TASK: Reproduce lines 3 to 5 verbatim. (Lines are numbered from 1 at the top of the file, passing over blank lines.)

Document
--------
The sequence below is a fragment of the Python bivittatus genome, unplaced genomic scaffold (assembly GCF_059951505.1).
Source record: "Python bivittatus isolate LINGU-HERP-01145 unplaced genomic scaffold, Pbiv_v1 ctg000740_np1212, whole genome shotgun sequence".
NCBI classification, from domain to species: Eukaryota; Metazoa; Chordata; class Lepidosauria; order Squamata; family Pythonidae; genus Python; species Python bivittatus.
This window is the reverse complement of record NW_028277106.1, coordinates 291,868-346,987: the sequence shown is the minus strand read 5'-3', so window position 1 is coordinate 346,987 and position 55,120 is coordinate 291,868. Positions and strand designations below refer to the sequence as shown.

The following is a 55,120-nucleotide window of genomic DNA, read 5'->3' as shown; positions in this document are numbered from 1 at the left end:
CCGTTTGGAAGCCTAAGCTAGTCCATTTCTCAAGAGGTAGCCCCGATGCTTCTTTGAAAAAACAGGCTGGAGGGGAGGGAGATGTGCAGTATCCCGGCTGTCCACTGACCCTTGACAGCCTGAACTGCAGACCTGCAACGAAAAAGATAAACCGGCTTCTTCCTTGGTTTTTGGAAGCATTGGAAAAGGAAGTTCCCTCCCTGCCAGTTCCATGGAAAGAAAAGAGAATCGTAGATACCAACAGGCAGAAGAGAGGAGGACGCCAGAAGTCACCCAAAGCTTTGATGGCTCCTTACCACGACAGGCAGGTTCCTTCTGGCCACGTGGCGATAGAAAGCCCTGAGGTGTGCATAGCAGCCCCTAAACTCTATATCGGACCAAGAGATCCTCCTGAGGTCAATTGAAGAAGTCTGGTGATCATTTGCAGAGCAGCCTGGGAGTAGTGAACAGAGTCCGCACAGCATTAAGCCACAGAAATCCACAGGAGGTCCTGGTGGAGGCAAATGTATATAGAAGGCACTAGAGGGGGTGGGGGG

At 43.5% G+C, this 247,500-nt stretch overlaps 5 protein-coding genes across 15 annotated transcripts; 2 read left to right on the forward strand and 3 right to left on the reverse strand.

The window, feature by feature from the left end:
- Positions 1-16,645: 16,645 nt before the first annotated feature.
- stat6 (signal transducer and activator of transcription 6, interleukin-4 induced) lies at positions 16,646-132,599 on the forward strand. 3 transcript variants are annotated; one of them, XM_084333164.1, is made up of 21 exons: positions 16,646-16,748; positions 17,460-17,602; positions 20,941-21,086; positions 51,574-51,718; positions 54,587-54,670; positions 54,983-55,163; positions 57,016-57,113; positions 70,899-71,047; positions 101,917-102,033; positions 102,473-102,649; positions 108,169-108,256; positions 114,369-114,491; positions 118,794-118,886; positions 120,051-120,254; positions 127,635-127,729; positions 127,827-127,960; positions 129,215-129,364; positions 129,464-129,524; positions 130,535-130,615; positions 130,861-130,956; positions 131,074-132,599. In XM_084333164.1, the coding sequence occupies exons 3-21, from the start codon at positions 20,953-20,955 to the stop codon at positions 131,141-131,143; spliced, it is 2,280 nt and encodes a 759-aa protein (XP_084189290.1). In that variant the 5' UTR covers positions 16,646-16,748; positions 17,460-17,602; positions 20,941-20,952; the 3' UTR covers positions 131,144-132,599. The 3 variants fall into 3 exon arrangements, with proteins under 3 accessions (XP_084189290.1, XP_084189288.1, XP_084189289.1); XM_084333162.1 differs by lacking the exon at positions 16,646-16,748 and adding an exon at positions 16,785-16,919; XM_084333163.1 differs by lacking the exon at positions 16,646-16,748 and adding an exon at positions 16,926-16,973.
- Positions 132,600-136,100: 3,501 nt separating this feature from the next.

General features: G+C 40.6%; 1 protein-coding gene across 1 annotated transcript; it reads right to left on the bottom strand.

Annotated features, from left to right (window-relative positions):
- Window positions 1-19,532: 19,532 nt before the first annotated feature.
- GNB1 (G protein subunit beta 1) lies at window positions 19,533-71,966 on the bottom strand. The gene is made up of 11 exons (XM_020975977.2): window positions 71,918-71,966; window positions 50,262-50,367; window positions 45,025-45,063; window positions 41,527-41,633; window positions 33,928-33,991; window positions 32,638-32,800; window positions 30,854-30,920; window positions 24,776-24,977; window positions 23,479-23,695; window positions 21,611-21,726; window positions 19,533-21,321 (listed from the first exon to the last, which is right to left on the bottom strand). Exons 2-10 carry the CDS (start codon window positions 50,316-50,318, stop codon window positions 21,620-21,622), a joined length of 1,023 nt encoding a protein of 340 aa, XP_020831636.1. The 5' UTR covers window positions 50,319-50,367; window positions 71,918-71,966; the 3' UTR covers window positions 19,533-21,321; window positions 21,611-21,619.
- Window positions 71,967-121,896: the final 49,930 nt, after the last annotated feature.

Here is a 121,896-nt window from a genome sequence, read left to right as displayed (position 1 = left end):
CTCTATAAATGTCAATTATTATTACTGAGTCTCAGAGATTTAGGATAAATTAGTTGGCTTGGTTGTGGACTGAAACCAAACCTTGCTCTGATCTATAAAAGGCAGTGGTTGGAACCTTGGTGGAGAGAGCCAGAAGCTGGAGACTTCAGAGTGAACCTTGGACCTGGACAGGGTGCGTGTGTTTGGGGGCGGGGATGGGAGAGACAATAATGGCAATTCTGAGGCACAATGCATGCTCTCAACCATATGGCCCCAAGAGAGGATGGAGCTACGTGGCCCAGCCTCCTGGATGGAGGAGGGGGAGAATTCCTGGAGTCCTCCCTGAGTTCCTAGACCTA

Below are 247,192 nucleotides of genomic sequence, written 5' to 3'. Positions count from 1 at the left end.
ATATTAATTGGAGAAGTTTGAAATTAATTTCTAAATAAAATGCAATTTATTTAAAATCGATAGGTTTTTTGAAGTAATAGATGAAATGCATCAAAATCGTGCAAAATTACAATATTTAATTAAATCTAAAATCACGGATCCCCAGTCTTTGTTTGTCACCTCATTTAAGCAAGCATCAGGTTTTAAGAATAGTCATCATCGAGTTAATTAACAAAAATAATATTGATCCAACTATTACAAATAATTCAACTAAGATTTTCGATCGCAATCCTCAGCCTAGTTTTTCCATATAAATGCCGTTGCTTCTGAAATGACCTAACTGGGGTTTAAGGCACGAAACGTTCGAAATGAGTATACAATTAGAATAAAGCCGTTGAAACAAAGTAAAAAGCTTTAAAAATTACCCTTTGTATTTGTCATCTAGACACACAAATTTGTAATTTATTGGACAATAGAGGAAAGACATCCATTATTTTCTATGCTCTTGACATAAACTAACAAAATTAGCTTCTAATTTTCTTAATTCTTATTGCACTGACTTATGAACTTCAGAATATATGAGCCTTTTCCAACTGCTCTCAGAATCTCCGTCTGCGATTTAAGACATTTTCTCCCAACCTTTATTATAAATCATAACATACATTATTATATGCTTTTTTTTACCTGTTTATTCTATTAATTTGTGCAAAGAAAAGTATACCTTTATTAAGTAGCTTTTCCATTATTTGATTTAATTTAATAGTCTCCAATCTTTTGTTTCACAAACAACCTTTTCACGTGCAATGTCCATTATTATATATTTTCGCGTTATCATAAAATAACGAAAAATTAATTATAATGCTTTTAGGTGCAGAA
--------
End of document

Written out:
NCBI classification, from domain to species: Eukaryota; Metazoa; Chordata; class Lepidosauria; order Squamata; family Pythonidae; genus Python; species Python bivittatus.
This window is the reverse complement of record NW_028277106.1, coordinates 291,868-346,987: the sequence shown is the minus strand read 5'-3', so window position 1 is coordinate 346,987 and position 55,120 is coordinate 291,868. Positions and strand designations below refer to the sequence as shown.

The following is a 55,120-nucleotide window of genomic DNA, read 5'->3' as shown; positions in this document are numbered from 1 at the left end: